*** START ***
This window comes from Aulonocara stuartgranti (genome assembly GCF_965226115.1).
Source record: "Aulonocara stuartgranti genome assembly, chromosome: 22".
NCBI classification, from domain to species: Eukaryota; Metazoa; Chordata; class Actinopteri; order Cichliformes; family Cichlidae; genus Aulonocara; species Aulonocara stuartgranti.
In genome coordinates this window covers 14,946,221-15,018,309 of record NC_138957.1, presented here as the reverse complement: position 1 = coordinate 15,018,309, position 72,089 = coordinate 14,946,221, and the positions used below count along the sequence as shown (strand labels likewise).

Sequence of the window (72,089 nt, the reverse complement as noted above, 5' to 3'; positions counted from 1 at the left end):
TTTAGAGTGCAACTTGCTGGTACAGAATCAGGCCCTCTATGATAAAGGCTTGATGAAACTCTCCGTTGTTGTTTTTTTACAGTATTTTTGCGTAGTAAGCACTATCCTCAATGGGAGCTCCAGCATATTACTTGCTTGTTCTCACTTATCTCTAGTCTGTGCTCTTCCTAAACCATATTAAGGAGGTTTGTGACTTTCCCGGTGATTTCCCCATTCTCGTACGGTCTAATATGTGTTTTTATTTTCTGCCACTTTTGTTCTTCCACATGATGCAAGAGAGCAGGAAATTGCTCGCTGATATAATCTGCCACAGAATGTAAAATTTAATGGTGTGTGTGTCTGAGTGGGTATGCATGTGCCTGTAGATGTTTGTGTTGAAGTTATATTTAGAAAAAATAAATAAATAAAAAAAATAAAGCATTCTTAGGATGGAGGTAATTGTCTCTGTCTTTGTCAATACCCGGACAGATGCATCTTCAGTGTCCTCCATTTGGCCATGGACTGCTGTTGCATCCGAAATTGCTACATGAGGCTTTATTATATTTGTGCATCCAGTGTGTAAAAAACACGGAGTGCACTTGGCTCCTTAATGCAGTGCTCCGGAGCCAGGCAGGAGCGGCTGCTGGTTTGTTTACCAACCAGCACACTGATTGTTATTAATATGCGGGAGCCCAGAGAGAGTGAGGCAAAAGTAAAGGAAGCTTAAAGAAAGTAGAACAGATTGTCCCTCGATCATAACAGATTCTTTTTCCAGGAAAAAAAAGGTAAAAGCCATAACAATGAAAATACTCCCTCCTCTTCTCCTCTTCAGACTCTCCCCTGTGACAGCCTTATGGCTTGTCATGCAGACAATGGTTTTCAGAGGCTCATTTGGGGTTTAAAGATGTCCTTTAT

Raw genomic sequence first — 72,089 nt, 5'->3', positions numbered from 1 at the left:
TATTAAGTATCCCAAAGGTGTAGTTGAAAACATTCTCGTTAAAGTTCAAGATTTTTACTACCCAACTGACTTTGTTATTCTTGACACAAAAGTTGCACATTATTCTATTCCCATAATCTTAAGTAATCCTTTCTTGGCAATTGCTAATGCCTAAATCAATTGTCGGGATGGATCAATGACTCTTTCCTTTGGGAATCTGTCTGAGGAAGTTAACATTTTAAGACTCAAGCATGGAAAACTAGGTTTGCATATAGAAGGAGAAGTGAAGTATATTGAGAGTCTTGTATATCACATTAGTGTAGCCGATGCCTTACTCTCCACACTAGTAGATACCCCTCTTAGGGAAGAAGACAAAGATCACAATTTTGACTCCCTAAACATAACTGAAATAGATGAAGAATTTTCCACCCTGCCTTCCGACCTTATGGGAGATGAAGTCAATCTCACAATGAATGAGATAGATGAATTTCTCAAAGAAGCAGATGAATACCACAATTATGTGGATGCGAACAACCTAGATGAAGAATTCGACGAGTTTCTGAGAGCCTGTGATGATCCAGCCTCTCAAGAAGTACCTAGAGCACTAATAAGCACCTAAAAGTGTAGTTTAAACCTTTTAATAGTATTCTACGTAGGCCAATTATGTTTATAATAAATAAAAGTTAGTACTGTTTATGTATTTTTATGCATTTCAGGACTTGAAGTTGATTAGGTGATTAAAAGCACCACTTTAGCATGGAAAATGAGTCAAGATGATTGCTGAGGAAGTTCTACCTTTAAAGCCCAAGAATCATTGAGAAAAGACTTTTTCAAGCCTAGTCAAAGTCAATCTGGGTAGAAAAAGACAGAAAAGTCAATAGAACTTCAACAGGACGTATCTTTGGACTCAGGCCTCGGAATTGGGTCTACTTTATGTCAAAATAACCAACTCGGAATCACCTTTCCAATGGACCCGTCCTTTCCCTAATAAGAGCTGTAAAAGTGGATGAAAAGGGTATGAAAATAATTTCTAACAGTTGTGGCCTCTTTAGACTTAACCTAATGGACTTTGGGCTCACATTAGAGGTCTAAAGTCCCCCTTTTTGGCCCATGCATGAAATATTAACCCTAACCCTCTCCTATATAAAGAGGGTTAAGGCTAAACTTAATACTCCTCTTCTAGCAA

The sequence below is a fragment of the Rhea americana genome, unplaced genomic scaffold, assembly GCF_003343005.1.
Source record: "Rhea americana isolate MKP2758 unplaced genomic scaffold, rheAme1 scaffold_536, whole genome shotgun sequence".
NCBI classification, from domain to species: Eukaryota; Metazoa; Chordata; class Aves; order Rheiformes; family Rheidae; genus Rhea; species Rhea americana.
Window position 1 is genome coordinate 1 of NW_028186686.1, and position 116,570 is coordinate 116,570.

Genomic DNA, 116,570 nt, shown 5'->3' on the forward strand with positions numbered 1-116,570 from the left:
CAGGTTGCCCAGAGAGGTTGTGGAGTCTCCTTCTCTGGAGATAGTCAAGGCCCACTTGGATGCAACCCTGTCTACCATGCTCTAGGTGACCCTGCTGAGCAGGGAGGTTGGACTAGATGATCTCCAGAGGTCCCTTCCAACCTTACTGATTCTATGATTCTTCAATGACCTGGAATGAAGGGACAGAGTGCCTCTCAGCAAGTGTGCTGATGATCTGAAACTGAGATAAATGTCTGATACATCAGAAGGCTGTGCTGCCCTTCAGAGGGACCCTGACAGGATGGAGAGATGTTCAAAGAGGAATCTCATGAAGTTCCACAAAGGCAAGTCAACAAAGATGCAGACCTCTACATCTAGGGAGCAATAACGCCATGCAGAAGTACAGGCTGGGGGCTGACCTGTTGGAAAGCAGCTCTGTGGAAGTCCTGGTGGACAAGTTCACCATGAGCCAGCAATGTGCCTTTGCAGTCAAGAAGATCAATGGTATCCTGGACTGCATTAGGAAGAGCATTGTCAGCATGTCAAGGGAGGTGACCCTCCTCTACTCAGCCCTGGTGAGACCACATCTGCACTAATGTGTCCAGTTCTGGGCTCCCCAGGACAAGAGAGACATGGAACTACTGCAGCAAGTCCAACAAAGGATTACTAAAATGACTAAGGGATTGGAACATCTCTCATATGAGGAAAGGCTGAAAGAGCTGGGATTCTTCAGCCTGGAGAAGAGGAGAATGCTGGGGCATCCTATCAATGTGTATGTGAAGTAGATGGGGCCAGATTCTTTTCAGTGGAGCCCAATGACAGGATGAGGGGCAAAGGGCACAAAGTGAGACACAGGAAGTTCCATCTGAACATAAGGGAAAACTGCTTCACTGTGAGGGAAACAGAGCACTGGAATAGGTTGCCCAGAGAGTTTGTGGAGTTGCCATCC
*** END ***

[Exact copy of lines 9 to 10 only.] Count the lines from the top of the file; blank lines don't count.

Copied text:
The sequence below is a fragment of the Rhea americana genome, unplaced genomic scaffold, assembly GCF_003343005.1.
Source record: "Rhea americana isolate MKP2758 unplaced genomic scaffold, rheAme1 scaffold_536, whole genome shotgun sequence".